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Old technologies never die.

August 5, 2013

A British reporter, reporting on handwriting, blithely typed: “… in the United States, which celebrates National Handwriting Day …” I might have celebrated had I known. Of course, it’s sponsored by WIMA, the Writing Instrument Manufacturers Association, but nevertheless, I’ll try to remember next January 23rd.

It would be a good occasion to send a card, thus supporting the American greeting card and postal industries. What are people for if not for commerce? If we were all vultures, feeding off the dead, how would civilization move forward?

By the way, I think vultures get a bad rap. Consider a brief scene in the documentary “The Corporation” in which a suited man uses the simile of an eagle to describe his company. He says, “We are not vultures …”

Would that he were. Eagles are predators. Vultures do not kill. They are patient, capable, perhaps even kind. They seem to hang out well together. I believe I’d rather have a cup of tea with a vulture than an eagle. Imagine that eagle eye always looking past you for something. Looking, looking. A vulture would listen, have something interesting to say.

Old technologies never die. They just get adapted, digitized, improved, marginalized, niched, boutiqued, sentimentalized, and steadfastly used. The basic mousetrap remains.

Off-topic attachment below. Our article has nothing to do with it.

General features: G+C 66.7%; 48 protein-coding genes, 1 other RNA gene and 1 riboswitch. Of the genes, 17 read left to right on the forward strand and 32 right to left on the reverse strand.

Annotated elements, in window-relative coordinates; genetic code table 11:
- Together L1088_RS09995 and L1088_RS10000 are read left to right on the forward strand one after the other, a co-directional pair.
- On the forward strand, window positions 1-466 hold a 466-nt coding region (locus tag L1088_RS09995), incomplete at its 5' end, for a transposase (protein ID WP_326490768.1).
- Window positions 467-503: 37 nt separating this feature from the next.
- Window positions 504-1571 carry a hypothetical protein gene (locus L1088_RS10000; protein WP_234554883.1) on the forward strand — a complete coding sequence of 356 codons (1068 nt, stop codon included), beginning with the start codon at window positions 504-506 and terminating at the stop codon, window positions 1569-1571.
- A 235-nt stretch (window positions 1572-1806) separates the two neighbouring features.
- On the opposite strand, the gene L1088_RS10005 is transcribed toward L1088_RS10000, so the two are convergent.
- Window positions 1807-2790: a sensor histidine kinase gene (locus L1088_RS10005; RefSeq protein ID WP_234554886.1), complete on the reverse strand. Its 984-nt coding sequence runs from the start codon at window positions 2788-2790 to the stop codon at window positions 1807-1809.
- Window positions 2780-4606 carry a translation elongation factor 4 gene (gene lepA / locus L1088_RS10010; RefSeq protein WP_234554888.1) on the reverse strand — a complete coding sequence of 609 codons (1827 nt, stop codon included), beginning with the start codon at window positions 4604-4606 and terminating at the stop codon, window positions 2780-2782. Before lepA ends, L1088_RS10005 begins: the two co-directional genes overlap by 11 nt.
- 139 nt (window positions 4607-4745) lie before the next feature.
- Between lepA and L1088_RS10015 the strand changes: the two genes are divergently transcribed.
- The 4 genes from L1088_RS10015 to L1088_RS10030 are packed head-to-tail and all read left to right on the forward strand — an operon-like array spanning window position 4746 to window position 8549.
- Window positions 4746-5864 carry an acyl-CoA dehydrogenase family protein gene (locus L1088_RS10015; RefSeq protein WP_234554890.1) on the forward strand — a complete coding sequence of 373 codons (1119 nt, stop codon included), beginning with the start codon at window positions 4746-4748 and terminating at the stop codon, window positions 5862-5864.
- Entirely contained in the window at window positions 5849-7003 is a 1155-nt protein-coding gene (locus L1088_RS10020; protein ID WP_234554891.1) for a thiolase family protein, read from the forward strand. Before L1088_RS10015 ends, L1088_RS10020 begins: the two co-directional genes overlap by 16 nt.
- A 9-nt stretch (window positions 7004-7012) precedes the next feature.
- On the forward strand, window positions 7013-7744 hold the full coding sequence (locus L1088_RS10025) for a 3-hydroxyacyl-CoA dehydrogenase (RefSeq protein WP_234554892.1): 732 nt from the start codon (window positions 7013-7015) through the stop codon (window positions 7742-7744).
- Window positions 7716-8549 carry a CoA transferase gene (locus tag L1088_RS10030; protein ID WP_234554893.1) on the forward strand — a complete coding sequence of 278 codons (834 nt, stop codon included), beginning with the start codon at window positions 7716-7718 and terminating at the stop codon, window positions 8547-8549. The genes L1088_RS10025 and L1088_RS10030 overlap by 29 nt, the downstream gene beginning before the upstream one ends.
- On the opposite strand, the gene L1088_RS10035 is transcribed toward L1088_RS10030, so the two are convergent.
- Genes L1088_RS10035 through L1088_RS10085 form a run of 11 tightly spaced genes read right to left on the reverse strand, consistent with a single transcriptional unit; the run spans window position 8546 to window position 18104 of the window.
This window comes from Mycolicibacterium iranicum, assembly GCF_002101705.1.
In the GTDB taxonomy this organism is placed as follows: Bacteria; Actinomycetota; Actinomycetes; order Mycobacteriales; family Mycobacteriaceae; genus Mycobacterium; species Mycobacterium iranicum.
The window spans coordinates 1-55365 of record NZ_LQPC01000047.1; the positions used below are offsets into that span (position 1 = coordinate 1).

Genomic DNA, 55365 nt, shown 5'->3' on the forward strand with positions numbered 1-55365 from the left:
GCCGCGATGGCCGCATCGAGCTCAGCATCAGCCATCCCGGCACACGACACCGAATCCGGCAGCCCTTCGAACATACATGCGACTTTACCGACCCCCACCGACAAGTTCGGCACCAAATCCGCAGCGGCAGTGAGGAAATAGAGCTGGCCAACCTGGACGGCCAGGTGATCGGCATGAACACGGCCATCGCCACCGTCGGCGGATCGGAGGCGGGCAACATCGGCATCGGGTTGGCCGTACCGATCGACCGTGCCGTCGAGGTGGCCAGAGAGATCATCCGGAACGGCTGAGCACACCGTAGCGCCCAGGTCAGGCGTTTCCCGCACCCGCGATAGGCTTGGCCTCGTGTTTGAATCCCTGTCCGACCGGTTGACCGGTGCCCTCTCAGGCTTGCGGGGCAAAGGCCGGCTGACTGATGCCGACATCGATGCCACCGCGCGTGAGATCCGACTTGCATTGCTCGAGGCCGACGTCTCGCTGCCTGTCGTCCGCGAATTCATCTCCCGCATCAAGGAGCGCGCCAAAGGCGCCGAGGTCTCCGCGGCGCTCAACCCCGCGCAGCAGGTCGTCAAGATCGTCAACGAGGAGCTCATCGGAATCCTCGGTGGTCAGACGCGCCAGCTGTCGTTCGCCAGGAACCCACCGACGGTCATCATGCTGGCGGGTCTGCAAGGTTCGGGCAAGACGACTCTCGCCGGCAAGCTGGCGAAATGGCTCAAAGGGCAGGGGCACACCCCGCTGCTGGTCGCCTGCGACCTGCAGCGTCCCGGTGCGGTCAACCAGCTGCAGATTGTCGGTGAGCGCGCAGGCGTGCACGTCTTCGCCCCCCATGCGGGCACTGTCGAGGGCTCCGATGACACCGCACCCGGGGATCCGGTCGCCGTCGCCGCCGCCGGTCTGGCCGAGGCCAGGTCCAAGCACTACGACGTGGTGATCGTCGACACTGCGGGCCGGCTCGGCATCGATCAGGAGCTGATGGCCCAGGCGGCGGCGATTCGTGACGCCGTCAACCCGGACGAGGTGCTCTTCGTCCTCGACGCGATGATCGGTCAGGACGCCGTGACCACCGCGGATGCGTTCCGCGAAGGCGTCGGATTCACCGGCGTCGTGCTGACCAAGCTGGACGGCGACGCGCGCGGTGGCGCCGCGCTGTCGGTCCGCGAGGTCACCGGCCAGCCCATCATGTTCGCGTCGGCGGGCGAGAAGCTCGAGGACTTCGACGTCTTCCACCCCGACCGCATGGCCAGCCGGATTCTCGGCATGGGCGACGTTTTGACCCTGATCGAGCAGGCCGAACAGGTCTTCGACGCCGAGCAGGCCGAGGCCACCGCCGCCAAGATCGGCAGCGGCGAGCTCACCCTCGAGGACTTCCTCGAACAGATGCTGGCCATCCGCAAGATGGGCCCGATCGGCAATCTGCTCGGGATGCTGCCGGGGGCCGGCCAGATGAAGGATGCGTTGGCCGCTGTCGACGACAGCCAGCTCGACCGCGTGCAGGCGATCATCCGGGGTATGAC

There’s a pen that supposedly will vibrate when you make a mistake: Lernstift. (It’s a project funded through Kickstarter, which you may have seen mentioned in the Mountain Mail recently. Kickstarter is an entrepreneurial fundraising site, and Abby Quillen et al are using it for the publication of a new collection of Ed Quillen’s columns.)

It’s hard to imagine something more annoying than having my pen vibrate when it decides I’ve made a mistake. It takes the most annoying aspects of auto-correct in Microsoft Word and makes them visceral.

The slap of auto-correct sometimes turns helpful with auto-fill. It depends how it’s manifested. Some auto-fills are gently suggestive, others more dictatorial. But the spirit of auto-fill makes using devices like smartphones more reasonable, even as they participate in narrowing the input function toward commerce and tweets.

Which is what we’re talking about: input. Not thought or expression. Not even creation, an overused idea if ever there was one. When reporters are exhausted by the world, they will sometimes wax sentimental about handwriting and typewriters, even if predicting their death.

The word “input” changes things. Think of the implications, one of which is the inputter being depersonalized into an ant-like role of supplying data for commerce. Through our digital profile, we have become commodities. The “i” in iPad is not really about me.

But if you use a digital device, you have to provide input. Designers have struggled for decades to get away from the keyboard—effectively the mousetrap of input. The QWERTY keyboard from typewriter days remains. It is simulated on the screen for input on devices such as the iPad.

People turn their iPads horizontally for a bigger keyboard, or attach an external keyboard for serious input. I tried a projected keyboard—a little laser device projected the image of a keyboard onto the table. Odd, but remarkably accurate.

There’s an app for tablets in which you type with one finger, never lifting the finger from the screen, simply pausing over the desired letters. It works, as do voice recognition options.

Sometimes I think voice recognition software might be better than we are. But listening is a different aspect of input—the other side, so to speak.

And, perhaps you guessed it: There is a National Day of Listening. I wonder if we could do it longer?


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